The life of a college student includes many things, such as spending late nights in the library (or in my case, the business school breakout rooms), eating dining hall food that is less than appetizing, and sending a lot of emails.
And I, as a college student, am no different. While I definitely receive more emails than I send out, I do write my fair share of emails, especially to professors. This is because emails can serve a multitude of purposes, from conveying a question in need of clarification to alerting the professor of a particular circumstance to setting up appointment times.
But since there exists the teacher-student power dynamic when emailing a professor, certain writing conventions need to be followed that do not necessarily need to be followed when emailing your peers or other people with whom you have a close relationship. Some of these conventions include always including a formal greeting at the beginning of the email, emailing them at appropriate times, and avoiding using any sort of emojis or slang.
I first learned about these conventions years ago when I began to start writing emails to my teachers. My mom and/or my older brother would always read over my emails and give me advice on how to make my email more appropriate and professional. Without them, I would have realized the many conventions for emailing professors much later on in my life.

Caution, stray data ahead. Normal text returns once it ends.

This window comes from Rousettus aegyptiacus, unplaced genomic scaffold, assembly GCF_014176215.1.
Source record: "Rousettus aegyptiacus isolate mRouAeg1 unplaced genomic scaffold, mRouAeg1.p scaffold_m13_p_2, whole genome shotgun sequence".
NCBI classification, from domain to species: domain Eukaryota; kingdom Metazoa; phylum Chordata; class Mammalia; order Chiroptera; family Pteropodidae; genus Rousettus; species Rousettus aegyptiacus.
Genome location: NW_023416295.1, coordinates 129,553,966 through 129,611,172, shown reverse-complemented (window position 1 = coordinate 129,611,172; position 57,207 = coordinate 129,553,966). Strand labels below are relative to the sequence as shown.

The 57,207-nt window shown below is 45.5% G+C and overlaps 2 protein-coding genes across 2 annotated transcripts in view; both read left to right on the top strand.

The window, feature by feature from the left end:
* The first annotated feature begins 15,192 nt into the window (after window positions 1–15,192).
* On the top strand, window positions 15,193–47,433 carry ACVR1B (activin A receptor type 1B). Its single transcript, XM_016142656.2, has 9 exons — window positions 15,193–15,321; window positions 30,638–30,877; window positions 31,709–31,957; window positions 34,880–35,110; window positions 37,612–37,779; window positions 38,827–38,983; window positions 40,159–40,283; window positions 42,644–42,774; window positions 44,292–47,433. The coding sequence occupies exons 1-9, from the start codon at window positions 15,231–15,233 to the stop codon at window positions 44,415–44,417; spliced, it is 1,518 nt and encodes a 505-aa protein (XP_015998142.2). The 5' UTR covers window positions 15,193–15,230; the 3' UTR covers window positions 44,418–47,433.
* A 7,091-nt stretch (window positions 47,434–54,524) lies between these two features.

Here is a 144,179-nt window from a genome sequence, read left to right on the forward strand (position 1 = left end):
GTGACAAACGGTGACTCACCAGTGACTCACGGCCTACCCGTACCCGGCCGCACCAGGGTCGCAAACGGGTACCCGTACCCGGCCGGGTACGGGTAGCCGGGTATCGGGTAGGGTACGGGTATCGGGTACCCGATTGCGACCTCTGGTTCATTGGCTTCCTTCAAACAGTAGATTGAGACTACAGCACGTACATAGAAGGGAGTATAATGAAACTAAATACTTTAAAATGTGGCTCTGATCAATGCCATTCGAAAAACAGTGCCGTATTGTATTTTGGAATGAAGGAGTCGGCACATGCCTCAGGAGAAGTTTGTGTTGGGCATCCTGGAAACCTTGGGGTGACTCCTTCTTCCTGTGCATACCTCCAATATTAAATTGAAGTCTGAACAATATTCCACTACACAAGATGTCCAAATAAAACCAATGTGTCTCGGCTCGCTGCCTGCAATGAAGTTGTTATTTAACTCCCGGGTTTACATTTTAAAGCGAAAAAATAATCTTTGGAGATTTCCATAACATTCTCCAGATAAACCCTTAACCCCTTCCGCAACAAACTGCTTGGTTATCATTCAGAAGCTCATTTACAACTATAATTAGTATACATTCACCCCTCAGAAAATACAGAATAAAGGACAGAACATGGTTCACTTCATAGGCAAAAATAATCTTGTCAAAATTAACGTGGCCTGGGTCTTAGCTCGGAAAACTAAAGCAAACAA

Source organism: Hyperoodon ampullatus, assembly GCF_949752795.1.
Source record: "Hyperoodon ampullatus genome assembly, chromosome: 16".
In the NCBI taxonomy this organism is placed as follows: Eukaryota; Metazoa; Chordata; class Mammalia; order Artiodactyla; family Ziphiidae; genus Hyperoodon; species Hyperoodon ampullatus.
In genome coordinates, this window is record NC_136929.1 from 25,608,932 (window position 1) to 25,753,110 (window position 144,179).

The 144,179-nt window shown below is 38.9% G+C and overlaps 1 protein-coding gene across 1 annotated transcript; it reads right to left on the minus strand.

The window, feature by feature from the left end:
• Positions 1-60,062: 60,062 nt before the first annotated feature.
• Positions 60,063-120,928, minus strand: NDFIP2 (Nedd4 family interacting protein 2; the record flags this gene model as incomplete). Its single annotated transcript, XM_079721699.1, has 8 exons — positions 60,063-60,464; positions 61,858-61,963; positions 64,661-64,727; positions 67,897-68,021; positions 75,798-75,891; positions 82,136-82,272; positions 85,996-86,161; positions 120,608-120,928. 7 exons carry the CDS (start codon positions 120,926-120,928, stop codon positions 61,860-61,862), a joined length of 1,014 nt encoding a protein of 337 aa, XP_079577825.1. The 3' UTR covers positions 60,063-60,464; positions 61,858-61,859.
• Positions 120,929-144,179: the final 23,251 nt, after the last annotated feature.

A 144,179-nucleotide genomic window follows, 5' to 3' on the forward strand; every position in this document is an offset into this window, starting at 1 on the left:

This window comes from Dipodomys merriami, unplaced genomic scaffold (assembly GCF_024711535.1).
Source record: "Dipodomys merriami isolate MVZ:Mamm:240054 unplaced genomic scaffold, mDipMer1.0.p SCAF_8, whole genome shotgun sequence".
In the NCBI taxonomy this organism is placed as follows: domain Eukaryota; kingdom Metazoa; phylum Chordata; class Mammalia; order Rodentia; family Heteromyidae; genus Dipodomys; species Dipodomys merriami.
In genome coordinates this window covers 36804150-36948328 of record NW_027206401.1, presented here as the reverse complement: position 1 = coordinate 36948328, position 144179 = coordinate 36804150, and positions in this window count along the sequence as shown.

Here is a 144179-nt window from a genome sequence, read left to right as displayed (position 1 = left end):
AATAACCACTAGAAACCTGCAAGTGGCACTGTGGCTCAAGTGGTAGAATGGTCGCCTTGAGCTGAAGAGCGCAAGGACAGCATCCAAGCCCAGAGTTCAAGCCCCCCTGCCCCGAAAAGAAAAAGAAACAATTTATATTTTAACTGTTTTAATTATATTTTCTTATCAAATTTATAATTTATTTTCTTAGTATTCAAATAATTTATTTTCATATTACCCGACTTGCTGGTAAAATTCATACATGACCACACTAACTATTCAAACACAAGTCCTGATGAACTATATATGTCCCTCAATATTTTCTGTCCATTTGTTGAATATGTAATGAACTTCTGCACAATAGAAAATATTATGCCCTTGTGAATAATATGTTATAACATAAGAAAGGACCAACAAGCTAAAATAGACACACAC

Because the audience of the email (i.e. the professor(s) to whom you are sending an email) is most likely expecting these conventions to be followed, not following them can put your reputation at stake because they may assume that you do not care enough to show due respect to your professor(s).
I begin most of my emails very soon after I think of something that I need to ask or inform a professor about. They do not tend to be long-thought out pieces of writing. I only spend enough time writing emails to ensure that I clearly conveyed what I wanted to and that I made sure to follow the various writing conventions associated with emailing a professor. Because of this, I can write emails almost anywhere my phone or laptop has internet connection, but I do usually prefer writing emails when I am sitting in my own room.
But while the process of writing emails to my professors usually looks more or less the same for me, what I am feeling as I write them depends on the content of the email. For example, the most recent email I sent was to my Chinese professor, in which I told her that I had completed an assignment and had attached it to the email. Because I was checking something off my to-do list, I felt a sense of relief as I hit send. However, if I had been emailing her about a potential problem, I might have been feeling worried instead. But, with the number of emails students send to professors, the entire range of emotions will probably be covered sooner or later.